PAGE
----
WHAT DETERMINES GOOD FINANCIAL HEALTH?
BY: SHEPHERD SHAMBIRA
The state of different companies and organizations is normally depended on the organisation’s financial status. The balance sheet is a statement which shows the state of affairs as at a given point in time. The profit and loss account is a description of the financial performance of a company over a given period of time. It is interesting to note that whether an organization is a profit making enterprise or a non profit making entity, it is possible to evaluate its financial status at any point in time. When one is considering acquiring shares in a quoted company the idea is that one will be expecting to earn something on that investment so that their original seed grows into a harvest of wealth. Assuming that an investor is rational, one would not want to invest in a company which will collapse soon after or in the foreseeable future. The challenge to investors is therefore to avoid placing capital in a business that is set to fail.
The literature on corporate failure prediction models covers a number of areas from statistical analysis to other non-numeric assessments. However, the ordinary investor may not always be in a position to do the complicated statistical calculations using the Z-Score (logistic regression analysis) and discriminant analysis or other methods. The initiated are likely to advocate for standard ratio analysis and use of the published accounts in determining the financial health of a company. Ratio analysis is usually very useful when the ratios are compared between companies in the same industry and where possible on an international basis. The other approach is to analyse the trend in accounting ratios for a given company and compare this to its peers in the same industry. There are usually three broad categories in ratio analysis which investors must be aware of.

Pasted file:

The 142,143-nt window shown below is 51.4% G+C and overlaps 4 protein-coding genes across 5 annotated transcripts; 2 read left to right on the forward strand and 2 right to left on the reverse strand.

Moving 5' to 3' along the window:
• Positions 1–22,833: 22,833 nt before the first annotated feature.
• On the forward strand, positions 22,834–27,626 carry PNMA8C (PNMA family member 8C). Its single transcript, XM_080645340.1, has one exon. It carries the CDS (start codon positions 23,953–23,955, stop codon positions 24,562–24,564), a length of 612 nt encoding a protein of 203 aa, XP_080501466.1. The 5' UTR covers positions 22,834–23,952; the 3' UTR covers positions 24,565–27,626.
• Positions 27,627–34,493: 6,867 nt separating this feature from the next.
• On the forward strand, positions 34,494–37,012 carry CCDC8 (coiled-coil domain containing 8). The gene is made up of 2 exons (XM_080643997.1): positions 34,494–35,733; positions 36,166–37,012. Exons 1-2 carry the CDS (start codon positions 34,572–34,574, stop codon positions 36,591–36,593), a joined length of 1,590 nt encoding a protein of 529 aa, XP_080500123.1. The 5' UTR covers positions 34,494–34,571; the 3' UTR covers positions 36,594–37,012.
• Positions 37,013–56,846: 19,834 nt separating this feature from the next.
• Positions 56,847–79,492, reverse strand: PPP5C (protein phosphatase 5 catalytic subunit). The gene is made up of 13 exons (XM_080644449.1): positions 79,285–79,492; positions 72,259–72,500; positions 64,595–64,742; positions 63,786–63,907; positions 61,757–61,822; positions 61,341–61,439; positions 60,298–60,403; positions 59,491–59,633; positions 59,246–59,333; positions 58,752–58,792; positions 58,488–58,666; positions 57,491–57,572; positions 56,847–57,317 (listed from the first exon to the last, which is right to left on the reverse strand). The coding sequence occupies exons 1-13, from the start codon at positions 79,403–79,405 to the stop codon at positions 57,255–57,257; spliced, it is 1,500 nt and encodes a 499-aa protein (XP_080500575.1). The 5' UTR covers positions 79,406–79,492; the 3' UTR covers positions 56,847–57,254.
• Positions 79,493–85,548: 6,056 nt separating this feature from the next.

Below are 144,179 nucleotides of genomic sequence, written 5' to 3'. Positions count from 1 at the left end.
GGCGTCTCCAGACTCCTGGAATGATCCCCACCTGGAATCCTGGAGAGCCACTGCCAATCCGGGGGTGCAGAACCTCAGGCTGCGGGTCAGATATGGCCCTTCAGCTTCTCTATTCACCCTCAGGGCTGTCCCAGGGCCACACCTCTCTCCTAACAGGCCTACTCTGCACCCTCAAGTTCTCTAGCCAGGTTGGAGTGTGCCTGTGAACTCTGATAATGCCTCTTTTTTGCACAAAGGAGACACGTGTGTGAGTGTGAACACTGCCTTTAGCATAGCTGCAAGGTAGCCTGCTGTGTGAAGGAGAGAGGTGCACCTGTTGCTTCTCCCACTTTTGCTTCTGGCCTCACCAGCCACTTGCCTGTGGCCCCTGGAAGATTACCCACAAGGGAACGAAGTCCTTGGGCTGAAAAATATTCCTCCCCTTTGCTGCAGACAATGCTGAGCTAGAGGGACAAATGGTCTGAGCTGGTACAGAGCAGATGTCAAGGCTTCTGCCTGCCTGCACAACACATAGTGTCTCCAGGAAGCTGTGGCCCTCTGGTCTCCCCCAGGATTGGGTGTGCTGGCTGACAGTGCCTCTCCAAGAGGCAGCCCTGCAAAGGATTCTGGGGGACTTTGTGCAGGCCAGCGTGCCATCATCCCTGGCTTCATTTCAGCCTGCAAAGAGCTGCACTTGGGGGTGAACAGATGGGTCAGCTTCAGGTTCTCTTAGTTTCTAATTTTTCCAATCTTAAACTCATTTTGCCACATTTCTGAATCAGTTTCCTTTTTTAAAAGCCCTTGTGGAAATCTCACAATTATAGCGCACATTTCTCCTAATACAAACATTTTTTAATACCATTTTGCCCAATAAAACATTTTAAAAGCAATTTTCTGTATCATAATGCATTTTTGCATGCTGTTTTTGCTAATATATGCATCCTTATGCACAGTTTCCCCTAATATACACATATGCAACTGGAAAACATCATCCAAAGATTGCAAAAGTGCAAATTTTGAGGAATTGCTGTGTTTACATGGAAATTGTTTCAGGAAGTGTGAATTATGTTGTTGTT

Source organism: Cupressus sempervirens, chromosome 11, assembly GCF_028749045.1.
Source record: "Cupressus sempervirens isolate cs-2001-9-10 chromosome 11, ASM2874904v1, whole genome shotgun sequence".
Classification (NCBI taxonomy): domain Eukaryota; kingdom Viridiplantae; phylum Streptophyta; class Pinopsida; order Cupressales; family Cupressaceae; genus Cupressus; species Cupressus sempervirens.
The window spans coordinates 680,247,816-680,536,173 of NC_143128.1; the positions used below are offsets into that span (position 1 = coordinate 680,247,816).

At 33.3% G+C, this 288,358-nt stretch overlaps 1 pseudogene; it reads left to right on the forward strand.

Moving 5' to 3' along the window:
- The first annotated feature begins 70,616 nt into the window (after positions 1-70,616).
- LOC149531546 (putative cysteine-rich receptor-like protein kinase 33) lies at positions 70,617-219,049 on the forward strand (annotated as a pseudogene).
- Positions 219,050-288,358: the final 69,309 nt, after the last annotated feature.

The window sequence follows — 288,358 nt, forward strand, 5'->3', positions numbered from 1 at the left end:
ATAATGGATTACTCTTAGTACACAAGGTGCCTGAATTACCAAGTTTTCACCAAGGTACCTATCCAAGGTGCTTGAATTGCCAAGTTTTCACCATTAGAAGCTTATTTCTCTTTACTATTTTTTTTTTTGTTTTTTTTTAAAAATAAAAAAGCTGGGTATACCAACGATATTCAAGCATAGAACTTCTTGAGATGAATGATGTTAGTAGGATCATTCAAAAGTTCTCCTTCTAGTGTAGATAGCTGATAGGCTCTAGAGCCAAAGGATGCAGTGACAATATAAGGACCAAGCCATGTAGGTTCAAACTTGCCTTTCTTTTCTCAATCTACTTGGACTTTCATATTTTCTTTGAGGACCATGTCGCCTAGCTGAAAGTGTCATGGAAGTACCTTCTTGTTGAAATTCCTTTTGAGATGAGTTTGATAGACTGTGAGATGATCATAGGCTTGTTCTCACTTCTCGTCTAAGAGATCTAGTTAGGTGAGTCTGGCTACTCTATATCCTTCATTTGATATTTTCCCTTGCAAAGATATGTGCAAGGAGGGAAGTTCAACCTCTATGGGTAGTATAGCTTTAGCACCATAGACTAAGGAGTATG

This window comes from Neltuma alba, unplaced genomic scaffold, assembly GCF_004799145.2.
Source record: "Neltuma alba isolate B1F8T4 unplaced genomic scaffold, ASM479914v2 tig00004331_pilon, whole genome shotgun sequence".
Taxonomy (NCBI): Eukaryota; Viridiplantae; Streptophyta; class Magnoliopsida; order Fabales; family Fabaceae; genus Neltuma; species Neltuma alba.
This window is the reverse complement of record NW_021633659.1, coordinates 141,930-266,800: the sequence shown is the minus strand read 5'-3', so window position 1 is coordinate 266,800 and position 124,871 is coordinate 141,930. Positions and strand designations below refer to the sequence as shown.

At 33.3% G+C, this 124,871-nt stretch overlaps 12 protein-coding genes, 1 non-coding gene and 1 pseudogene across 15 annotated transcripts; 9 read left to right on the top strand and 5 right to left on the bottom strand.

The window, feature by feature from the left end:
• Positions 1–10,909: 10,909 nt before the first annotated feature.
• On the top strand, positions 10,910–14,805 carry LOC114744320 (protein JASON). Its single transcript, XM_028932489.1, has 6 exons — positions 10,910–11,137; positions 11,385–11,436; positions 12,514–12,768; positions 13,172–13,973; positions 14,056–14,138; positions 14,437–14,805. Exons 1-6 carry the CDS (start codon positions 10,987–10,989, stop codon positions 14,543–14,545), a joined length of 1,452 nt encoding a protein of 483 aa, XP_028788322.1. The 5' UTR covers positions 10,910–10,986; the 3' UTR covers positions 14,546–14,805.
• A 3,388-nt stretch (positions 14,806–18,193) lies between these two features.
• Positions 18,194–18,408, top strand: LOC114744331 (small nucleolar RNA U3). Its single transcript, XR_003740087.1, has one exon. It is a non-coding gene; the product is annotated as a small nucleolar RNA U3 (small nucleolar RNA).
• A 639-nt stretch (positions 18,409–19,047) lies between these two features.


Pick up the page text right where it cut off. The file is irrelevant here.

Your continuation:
The liquidity ratios give insight into the liquidity position of a company. This measures for example, the ratio of cash sales to total sales. The principle is that it is preferred to have as much cash as possible since cash gives flexibility in business. You can not easily convert your stock of goods or debtors into cash if you have an immediate opportunity which requires you to make a cash outlay. However, if you have a huge cash reserve you can easily make the decision and act by signing the required cheque. A good example, of an opportunity is a financially distressed competitor who may not have sufficient liquidity to survive the harsh economic conditions. Taking over such a business may present some strategic advantages. The second category of ratios takes a look at profitability. For example, what percentage of sales is our gross profit? What is the percentage of operating expenses to total revenue? Comparing such ratios between companies and over time helps to indicate the level of profitability in a given industry. Where a company is facing declining margins, it may be indicative of stiff competition and failure to adapt to changing economic conditions. Furthermore, increased competition may point to the need for a company to reconsider their business model and even whether they should be in business at all! The third key category of ratios evaluates the structure of capital funding the business. The accounting equation states that the total assets of a business are given by the sum of its liabilities and owners capital. (Assets equals Capital plus Liabilities). The key question here is the extend to which a company is funded by debt. The view held by most analysts is that increasing the levels of debt increases the level of financing risk to the company which is not present in a wholly equity financed company. For example, the creditors are outsiders whose interests are not always the same as those of the owners of the business who hold the company’s common stock. Therefore, the analysis of these various ratios will initiate a more focused investigation which should clearly highlight the financial status of the business.